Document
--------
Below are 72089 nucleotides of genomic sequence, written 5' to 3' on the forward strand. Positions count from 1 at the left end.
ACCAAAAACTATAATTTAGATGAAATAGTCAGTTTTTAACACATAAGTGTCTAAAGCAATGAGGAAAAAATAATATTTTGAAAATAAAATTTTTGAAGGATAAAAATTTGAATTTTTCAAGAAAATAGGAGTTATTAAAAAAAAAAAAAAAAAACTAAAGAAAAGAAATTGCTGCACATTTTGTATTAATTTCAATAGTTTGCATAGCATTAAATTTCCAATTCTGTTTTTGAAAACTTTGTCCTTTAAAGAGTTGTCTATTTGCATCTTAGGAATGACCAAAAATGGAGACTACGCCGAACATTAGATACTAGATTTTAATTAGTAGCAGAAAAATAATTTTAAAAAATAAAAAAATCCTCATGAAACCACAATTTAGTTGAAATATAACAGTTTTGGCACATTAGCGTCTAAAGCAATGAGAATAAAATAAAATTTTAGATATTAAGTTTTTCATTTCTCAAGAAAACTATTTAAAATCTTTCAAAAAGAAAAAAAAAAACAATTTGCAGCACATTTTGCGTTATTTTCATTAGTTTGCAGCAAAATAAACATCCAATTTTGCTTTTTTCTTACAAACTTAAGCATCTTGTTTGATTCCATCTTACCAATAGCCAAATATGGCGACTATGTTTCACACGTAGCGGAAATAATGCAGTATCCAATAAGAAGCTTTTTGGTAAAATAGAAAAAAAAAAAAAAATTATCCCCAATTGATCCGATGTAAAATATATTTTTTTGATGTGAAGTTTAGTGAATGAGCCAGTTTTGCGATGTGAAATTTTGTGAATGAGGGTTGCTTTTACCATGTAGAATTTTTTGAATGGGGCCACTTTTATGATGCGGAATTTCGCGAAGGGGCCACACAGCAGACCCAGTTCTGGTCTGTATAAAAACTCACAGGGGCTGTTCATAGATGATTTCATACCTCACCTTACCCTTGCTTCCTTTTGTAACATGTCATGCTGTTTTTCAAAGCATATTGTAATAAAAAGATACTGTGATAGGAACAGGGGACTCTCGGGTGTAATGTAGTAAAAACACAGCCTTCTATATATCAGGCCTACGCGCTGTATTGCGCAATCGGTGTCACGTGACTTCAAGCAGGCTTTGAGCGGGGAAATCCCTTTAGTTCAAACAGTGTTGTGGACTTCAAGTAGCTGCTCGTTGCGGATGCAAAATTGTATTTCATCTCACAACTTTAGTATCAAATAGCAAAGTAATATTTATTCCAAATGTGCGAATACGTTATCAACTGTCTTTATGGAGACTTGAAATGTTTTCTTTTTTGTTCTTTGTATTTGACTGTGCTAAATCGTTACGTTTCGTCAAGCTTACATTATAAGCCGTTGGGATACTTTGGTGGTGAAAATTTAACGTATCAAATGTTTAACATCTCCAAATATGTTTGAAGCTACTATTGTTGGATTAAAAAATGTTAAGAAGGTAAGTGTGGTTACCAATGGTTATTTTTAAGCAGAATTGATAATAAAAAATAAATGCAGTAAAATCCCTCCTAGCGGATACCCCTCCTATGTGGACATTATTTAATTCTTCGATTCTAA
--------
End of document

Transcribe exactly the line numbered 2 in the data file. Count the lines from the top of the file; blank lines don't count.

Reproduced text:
ACCAAAAACTATAATTTAGATGAAATAGTCAGTTTTTAACACATAAGTGTCTAAAGCAATGAGGAAAAAATAATATTTTGAAAATAAAATTTTTGAAGGATAAAAATTTGAATTTTTCAAGAAAATAGGAGTTATTAAAAAAAAAAAAAAAAAACTAAAGAAAAGAAATTGCTGCACATTTTGTATTAATTTCAATAGTTTGCATAGCATTAAATTTCCAATTCTGTTTTTGAAAACTTTGTCCTTTAAAGAGTTGTCTATTTGCATCTTAGGAATGACCAAAAATGGAGACTACGCCGAACATTAGATACTAGATTTTAATTAGTAGCAGAAAAATAATTTTAAAAAATAAAAAAATCCTCATGAAACCACAATTTAGTTGAAATATAACAGTTTTGGCACATTAGCGTCTAAAGCAATGAGAATAAAATAAAATTTTAGATATTAAGTTTTTCATTTCTCAAGAAAACTATTTAAAATCTTTCAAAAAGAAAAAAAAAAACAATTTGCAGCACATTTTGCGTTATTTTCATTAGTTTGCAGCAAAATAAACATCCAATTTTGCTTTTTTCTTACAAACTTAAGCATCTTGTTTGATTCCATCTTACCAATAGCCAAATATGGCGACTATGTTTCACACGTAGCGGAAATAATGCAGTATCCAATAAGAAGCTTTTTGGTAAAATAGAAAAAAAAAAAAAAATTATCCCCAATTGATCCGATGTAAAATATATTTTTTTGATGTGAAGTTTAGTGAATGAGCCAGTTTTGCGATGTGAAATTTTGTGAATGAGGGTTGCTTTTACCATGTAGAATTTTTTGAATGGGGCCACTTTTATGATGCGGAATTTCGCGAAGGGGCCACACAGCAGACCCAGTTCTGGTCTGTATAAAAACTCACAGGGGCTGTTCATAGATGATTTCATACCTCACCTTACCCTTGCTTCCTTTTGTAACATGTCATGCTGTTTTTCAAAGCATATTGTAATAAAAAGATACTGTGATAGGAACAGGGGACTCTCGGGTGTAATGTAGTAAAAACACAGCCTTCTATATATCAGGCCTACGCGCTGTATTGCGCAATCGGTGTCACGTGACTTCAAGCAGGCTTTGAGCGGGGAAATCCCTTTAGTTCAAACAGTGTTGTGGACTTCAAGTAGCTGCTCGTTGCGGATGCAAAATTGTATTTCATCTCACAACTTTAGTATCAAATAGCAAAGTAATATTTATTCCAAATGTGCGAATACGTTATCAACTGTCTTTATGGAGACTTGAAATGTTTTCTTTTTTGTTCTTTGTATTTGACTGTGCTAAATCGTTACGTTTCGTCAAGCTTACATTATAAGCCGTTGGGATACTTTGGTGGTGAAAATTTAACGTATCAAATGTTTAACATCTCCAAATATGTTTGAAGCTACTATTGTTGGATTAAAAAATGTTAAGAAGGTAAGTGTGGTTACCAATGGTTATTTTTAAGCAGAATTGATAATAAAAAATAAATGCAGTAAAATCCCTCCTAGCGGATACCCCTCCTATGTGGACATTATTTAATTCTTCGATTCTAA